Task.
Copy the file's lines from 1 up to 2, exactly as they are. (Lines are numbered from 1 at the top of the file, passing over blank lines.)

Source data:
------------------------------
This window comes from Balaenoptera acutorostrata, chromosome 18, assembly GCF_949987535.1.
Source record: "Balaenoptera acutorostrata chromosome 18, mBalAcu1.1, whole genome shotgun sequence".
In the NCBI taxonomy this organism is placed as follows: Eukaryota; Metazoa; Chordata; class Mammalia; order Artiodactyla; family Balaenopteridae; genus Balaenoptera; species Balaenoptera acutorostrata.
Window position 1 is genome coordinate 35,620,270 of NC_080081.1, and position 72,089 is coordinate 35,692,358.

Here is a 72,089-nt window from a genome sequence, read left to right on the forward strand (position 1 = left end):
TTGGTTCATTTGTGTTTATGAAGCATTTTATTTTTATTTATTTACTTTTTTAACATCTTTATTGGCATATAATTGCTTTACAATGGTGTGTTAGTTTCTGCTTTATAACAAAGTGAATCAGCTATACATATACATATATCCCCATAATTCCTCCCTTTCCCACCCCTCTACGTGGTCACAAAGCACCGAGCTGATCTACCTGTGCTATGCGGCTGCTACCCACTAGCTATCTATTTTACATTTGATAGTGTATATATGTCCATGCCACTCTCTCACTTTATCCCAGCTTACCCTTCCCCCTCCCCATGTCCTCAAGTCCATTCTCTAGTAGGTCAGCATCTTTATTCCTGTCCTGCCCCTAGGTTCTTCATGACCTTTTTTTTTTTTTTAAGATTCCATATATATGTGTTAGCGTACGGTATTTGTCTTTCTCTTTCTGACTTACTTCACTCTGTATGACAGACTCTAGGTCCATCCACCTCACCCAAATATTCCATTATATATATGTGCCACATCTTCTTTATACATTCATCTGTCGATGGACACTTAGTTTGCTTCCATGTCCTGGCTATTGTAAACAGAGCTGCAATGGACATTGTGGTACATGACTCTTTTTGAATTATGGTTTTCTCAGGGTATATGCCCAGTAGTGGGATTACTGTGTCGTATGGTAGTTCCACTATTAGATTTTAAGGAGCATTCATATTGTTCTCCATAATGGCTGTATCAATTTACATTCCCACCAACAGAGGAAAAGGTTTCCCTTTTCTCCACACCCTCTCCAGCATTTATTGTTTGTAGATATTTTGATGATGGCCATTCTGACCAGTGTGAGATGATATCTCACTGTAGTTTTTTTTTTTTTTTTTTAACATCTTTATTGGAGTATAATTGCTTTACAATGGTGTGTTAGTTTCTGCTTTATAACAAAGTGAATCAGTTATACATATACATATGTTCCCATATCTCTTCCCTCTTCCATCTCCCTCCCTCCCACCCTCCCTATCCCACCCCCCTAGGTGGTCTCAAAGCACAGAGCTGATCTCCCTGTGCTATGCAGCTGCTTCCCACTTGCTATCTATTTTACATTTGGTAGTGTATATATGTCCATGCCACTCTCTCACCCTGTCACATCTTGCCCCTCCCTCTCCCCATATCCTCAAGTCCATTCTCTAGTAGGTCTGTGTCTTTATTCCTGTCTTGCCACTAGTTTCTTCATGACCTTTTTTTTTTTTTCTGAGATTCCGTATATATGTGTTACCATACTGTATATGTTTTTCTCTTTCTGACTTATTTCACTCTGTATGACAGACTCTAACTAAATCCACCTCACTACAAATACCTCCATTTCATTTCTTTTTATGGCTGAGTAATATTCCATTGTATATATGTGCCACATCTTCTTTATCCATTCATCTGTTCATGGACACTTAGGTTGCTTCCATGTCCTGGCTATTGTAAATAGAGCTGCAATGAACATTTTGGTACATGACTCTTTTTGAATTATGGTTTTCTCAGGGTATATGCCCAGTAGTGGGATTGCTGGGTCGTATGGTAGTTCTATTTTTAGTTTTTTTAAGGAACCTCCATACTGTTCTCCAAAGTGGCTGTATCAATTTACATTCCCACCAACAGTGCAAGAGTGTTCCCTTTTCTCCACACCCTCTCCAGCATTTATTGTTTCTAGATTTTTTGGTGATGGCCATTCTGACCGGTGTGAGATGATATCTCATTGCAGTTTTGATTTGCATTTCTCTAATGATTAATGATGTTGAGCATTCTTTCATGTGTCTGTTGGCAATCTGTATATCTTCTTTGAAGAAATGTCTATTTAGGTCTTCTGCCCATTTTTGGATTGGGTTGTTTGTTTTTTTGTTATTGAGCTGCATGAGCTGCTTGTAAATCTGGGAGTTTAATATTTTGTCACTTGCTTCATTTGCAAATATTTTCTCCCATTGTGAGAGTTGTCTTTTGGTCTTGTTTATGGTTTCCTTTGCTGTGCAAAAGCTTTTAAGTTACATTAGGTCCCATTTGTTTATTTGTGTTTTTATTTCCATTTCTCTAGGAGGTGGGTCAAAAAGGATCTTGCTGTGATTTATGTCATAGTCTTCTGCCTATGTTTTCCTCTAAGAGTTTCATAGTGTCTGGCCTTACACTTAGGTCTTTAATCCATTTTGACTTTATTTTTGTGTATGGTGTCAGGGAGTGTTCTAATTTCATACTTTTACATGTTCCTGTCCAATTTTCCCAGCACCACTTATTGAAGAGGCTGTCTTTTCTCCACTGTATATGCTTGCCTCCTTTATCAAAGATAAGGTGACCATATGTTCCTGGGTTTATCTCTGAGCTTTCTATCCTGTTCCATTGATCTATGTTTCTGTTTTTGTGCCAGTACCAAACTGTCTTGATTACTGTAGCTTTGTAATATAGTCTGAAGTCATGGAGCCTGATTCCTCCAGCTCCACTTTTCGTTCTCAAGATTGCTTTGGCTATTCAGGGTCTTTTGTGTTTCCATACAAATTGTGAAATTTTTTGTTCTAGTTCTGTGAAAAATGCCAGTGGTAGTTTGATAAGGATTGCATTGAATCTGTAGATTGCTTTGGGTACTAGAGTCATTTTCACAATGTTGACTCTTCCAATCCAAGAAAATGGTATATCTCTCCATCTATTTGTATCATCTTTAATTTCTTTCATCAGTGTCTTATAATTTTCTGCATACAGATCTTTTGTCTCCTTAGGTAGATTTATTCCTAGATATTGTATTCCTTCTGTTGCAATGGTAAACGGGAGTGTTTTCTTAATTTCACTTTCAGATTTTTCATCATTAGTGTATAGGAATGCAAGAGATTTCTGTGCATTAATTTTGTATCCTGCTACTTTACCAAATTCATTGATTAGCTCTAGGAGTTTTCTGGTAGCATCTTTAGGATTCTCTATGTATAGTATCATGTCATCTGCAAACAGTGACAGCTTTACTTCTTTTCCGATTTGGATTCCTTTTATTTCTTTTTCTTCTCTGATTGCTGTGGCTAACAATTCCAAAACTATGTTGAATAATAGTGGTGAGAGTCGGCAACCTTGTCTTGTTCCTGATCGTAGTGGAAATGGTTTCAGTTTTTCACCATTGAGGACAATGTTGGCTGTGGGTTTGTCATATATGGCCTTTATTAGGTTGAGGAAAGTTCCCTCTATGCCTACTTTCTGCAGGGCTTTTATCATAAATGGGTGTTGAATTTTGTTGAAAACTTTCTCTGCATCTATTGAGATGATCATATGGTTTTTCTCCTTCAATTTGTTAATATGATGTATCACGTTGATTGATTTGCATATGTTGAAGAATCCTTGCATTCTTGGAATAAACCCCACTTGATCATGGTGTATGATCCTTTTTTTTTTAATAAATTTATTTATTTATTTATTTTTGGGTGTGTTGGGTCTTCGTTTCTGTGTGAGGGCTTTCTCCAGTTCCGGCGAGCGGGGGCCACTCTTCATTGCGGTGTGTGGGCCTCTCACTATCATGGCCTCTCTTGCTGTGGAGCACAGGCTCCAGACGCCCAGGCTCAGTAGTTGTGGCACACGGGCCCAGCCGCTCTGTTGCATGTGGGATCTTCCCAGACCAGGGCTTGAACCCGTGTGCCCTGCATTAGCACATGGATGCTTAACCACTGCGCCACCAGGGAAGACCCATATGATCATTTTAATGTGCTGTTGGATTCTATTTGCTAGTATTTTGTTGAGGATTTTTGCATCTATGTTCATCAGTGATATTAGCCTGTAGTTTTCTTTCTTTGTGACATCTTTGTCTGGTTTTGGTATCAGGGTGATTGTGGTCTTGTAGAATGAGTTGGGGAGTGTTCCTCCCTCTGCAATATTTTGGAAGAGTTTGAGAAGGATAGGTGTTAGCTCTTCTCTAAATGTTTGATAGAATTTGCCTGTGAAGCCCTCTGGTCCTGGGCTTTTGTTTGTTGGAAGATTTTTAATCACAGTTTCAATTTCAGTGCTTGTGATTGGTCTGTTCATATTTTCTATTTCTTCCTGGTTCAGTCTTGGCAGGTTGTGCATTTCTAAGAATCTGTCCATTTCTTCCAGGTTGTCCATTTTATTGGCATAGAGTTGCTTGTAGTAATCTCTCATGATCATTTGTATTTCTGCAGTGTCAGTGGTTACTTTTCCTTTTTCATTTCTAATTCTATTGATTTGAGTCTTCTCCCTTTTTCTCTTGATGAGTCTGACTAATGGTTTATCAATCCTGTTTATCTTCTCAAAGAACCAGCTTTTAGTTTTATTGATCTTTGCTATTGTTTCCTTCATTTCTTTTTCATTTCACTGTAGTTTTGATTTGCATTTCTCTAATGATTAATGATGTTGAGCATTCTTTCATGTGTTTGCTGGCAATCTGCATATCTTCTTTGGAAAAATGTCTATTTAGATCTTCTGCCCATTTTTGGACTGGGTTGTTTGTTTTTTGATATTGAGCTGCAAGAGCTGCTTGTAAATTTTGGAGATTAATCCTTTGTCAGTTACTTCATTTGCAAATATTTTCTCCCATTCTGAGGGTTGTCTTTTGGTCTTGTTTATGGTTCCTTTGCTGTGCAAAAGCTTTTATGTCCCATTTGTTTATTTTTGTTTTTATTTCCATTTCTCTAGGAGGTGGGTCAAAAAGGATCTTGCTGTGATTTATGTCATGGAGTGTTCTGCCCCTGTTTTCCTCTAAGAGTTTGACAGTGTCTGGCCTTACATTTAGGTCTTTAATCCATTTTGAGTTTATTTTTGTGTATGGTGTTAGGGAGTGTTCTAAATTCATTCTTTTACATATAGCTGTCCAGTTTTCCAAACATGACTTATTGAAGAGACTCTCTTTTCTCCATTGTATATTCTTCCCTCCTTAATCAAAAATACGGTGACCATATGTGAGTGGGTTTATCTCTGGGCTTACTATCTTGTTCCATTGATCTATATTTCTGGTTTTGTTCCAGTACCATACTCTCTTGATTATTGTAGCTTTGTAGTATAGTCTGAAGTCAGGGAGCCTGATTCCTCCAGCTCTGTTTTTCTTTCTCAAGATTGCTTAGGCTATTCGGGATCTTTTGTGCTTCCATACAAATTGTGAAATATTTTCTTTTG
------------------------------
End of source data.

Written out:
This window comes from Balaenoptera acutorostrata, chromosome 18, assembly GCF_949987535.1.
Source record: "Balaenoptera acutorostrata chromosome 18, mBalAcu1.1, whole genome shotgun sequence".